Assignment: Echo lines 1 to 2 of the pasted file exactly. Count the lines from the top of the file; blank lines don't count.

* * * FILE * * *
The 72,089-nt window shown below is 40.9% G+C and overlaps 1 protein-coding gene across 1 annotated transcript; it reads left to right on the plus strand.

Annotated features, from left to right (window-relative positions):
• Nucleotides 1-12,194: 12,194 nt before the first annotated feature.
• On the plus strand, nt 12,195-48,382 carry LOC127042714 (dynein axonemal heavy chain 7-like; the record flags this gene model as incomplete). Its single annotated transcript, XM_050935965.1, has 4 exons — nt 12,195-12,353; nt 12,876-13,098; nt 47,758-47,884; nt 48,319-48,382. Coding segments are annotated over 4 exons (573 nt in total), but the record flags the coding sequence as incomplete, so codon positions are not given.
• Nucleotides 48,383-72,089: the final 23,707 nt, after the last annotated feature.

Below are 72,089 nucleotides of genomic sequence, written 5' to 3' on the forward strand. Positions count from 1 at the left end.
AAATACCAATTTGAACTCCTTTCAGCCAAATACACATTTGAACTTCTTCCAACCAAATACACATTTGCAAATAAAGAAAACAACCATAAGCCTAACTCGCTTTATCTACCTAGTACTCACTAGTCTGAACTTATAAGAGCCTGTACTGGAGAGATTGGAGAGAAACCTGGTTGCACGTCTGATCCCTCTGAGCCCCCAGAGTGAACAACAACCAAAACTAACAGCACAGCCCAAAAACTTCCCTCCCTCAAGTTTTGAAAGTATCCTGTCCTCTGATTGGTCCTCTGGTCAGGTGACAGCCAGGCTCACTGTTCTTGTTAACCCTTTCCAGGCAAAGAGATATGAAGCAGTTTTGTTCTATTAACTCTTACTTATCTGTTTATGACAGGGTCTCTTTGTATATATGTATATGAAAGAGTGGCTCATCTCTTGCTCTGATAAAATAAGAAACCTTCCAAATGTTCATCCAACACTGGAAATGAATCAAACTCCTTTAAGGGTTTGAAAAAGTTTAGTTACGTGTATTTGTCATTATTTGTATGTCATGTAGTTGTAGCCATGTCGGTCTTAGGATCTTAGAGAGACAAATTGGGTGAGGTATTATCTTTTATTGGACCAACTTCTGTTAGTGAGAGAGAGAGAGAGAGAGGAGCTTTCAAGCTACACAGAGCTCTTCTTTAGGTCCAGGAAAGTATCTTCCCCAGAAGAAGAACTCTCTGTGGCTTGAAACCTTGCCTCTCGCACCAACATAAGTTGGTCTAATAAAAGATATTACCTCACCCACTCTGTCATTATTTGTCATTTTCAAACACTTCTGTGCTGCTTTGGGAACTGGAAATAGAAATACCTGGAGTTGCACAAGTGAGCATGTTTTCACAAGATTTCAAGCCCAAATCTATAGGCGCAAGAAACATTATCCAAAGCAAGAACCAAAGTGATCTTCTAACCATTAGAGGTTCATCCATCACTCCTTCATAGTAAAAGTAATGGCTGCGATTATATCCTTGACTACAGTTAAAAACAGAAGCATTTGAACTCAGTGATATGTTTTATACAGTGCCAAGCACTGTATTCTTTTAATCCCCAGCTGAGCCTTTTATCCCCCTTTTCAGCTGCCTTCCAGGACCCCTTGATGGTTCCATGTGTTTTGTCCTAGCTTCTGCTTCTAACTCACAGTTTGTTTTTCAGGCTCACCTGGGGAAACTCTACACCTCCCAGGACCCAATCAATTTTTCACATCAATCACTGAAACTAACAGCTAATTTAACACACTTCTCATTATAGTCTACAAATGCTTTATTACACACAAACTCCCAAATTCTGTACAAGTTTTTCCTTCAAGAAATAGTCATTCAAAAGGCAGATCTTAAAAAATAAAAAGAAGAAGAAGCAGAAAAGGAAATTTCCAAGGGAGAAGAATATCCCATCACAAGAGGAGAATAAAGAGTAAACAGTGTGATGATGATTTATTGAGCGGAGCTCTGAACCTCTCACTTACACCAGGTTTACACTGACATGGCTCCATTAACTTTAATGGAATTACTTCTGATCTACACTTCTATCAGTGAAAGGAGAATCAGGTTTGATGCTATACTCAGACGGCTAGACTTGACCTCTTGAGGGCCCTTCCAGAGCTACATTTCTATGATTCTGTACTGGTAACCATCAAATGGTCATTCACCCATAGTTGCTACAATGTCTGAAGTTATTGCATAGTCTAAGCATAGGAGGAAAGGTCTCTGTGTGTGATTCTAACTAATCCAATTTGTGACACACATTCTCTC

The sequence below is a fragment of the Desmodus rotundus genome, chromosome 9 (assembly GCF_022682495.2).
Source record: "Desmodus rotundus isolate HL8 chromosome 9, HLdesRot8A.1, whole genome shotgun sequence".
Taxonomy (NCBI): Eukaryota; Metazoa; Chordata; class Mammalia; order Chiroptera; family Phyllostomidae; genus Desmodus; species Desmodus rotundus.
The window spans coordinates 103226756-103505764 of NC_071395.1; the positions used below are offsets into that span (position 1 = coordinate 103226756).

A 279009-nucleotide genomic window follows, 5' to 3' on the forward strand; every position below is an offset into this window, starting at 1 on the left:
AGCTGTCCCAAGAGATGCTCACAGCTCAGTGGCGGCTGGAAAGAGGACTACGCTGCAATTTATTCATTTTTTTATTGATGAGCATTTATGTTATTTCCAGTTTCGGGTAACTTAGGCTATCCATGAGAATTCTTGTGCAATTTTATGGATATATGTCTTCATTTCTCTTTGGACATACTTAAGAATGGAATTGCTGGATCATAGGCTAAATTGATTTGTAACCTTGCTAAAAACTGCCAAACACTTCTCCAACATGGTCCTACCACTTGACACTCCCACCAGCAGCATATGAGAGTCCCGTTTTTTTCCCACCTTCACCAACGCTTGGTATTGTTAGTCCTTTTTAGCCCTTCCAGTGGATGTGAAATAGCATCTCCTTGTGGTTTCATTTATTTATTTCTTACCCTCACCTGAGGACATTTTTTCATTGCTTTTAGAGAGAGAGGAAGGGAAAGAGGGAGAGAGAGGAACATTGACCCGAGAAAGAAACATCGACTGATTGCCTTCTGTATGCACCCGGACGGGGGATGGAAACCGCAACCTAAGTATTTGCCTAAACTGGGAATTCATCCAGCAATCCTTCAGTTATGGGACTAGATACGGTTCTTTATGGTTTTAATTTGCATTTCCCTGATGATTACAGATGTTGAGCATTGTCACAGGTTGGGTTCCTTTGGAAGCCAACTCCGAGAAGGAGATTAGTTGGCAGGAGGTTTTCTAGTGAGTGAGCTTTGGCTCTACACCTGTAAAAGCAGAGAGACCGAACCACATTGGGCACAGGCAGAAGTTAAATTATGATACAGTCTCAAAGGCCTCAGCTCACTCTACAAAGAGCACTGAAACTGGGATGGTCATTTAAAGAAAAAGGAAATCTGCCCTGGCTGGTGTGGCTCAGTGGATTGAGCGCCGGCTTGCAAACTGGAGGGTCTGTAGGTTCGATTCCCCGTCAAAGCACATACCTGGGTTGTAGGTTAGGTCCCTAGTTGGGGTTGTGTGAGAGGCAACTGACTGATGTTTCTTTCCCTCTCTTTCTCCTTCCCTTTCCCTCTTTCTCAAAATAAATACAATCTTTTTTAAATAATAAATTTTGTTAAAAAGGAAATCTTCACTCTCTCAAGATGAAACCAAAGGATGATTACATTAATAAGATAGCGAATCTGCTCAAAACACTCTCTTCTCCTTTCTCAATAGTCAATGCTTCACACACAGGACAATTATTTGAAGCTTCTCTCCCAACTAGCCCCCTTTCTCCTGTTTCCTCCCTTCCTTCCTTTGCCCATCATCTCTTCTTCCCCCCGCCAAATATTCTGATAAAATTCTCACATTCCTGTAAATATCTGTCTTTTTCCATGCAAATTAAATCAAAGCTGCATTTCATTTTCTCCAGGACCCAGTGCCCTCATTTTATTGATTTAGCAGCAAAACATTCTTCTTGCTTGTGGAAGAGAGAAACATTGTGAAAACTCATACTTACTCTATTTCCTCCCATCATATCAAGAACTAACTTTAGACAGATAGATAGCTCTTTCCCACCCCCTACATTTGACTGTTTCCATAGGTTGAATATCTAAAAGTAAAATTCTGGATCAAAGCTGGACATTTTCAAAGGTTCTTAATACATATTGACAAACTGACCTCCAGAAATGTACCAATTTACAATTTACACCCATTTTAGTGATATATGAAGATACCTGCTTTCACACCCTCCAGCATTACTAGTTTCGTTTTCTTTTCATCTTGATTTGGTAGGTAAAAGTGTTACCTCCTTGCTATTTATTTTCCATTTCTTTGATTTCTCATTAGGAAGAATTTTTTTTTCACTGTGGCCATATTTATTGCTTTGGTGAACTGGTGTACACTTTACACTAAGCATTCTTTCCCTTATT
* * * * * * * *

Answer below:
The 72,089-nt window shown below is 40.9% G+C and overlaps 1 protein-coding gene across 1 annotated transcript; it reads left to right on the plus strand.

Annotated features, from left to right (window-relative positions):